Currently the SRDP Programme has four scheme types

  • Land-based
  • Capital support
  • Community support
  • Advice, innovation and efficiency

Some elements of the SRDP are connected to other forms of Government financial support, other funding streams and wider community planning and engagement, including through local development strategies. These need to be considered as part of a strategic approach to support for the rural economy, environmental standards and community development. The Scottish Government plans to consult on these issues later in the year, building on the work of the CAP Greening Group, the Agriculture Champions and the National Council of Rural Advisors.

To help inform this future work, this paper provides an overview of each of the existing CAP Pillar 2 schemes with some initial thoughts aimed at stimulating discussion around the four key principles guiding this consultation - stability, simplicity, sustainability, and safety. In particular, the consultation invites views on options for making the administration of existing schemes simpler for both the beneficiaries and the public agencies, for example, in the processes of application, payments, monitoring and reporting.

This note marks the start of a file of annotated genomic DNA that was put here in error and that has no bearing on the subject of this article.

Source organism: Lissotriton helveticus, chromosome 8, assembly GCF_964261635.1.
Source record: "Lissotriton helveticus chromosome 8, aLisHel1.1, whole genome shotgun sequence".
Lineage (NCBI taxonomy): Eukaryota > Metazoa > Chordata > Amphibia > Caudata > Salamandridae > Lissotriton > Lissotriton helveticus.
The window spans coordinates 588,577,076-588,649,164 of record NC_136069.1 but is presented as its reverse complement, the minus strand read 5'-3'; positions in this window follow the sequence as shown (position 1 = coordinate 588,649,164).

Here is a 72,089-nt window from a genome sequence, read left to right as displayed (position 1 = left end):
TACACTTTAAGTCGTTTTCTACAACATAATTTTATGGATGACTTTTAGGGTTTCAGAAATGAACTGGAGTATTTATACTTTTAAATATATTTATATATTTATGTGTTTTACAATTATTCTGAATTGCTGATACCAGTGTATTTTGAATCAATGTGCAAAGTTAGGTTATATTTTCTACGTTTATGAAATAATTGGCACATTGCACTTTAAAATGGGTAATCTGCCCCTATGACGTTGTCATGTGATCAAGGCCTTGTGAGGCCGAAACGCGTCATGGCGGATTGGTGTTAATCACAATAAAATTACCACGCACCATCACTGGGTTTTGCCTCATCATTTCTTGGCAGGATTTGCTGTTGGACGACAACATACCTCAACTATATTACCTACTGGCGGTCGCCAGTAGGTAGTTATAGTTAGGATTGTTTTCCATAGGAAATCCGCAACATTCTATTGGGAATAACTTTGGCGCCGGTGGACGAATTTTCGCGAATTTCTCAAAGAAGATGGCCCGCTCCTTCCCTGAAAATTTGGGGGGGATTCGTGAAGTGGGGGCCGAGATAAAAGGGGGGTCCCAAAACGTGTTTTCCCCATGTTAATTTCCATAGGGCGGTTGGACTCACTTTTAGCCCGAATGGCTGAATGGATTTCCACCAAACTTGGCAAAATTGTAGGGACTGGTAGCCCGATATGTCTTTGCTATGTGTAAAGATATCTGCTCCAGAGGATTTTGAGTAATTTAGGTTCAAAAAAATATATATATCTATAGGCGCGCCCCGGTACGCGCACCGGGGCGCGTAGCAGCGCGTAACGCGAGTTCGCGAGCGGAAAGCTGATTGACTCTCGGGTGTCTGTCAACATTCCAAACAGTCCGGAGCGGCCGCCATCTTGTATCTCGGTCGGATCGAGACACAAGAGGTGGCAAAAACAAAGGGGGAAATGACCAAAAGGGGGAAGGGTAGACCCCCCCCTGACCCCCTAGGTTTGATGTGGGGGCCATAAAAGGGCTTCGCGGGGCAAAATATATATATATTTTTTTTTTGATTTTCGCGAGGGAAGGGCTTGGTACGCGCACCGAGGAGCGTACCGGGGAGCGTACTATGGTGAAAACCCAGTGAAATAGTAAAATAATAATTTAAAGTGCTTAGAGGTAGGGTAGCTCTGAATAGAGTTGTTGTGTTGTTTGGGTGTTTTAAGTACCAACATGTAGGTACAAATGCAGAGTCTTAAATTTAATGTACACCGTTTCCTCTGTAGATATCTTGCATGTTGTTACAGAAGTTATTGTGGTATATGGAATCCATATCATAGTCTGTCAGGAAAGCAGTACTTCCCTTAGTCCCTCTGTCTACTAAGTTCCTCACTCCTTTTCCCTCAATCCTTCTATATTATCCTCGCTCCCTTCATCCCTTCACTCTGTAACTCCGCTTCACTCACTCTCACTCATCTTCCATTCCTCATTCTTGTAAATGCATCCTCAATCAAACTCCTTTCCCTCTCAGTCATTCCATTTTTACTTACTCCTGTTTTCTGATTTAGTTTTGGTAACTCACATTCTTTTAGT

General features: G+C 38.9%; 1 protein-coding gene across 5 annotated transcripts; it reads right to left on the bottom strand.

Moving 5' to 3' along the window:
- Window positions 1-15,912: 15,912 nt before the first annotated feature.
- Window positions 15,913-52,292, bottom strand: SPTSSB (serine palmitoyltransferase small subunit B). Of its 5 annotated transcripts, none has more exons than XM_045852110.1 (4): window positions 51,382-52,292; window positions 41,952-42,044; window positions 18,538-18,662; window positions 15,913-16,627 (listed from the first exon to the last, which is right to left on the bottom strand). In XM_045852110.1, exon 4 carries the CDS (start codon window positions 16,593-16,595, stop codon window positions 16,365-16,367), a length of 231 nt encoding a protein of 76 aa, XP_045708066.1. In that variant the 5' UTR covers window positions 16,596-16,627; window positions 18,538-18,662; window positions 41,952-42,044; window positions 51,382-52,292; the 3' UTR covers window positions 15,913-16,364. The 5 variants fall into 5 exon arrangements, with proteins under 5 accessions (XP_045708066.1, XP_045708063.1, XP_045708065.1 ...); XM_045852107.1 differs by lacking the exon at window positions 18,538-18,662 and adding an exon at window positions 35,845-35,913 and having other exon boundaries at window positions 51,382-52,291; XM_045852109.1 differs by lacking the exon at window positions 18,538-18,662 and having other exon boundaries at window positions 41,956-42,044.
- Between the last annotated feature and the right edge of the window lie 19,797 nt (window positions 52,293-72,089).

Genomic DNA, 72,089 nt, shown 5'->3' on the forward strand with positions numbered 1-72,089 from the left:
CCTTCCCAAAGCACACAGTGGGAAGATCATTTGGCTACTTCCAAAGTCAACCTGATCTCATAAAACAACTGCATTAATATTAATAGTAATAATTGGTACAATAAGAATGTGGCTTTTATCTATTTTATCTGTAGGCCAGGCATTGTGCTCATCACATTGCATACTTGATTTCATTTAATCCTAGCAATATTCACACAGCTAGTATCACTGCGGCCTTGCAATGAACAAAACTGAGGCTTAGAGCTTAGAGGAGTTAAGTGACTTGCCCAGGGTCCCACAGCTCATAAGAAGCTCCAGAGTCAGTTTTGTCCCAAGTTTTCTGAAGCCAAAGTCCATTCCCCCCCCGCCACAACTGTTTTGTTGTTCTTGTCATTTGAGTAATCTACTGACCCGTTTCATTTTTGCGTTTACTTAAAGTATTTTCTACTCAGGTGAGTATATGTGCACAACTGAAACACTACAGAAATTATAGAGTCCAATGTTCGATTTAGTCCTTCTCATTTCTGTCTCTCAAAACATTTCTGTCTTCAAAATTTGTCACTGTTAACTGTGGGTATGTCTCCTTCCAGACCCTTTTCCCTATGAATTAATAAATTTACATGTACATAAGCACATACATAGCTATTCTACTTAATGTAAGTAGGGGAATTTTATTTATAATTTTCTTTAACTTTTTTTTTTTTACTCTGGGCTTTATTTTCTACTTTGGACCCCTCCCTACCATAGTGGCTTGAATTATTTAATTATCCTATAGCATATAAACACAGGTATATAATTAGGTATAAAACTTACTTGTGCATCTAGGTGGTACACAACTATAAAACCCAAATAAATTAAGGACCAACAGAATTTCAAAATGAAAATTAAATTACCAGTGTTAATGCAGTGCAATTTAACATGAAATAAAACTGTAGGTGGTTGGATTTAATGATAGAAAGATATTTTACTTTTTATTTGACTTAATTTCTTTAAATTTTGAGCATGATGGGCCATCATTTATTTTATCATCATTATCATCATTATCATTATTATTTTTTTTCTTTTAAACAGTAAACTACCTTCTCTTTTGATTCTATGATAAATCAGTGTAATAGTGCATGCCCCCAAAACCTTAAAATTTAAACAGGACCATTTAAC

Land-based Schemes

Forestry Grant Scheme

Scotland's woodlands and forests are a vital national resource and play an important role in rural development and sustainable land use. As well as providing timber for industry, absorbing carbon and helping to reduce the impacts of climate change, our forests enhance and protect the environment and provide many opportunities for people to improve their health and well-being through outdoor exercise.

The Forestry Grant Scheme ( FGS) supports both the creation of new woodlands, contributing towards the Scottish Government target which is increasing to 15,000 hectares of new woodlands per year; and the sustainable management of existing woodlands. The scheme has operated since 2015 and has been successful in attracting high numbers of applications and fully committing the forestry budget from 2017 onwards. The scheme is also expected to secure the delivery of the Government's 10,000ha woodland creation target from 2018 onwards.

Since 2015, £113 million has been awarded to over 2310 applications covering over 20,000ha of woodland creation of many types – productive and environmental, in rural areas and around our towns and cities. In addition, further awards have included:

  • £6 million of capital funding to support 80 projects aimed at improving the condition of native woodlands, restoring Plantations on Ancient Woodland Sites back to valuable native woodland, and improving non-woodland habitats, where trees may be causing problems.
  • Over £1.8 million of support for positive management of 14,163 ha of native woodland through five year 'Sustainable Management of Forest' agreements.
  • £1m of approved funding for 63 projects under Harvesting & Processing Grant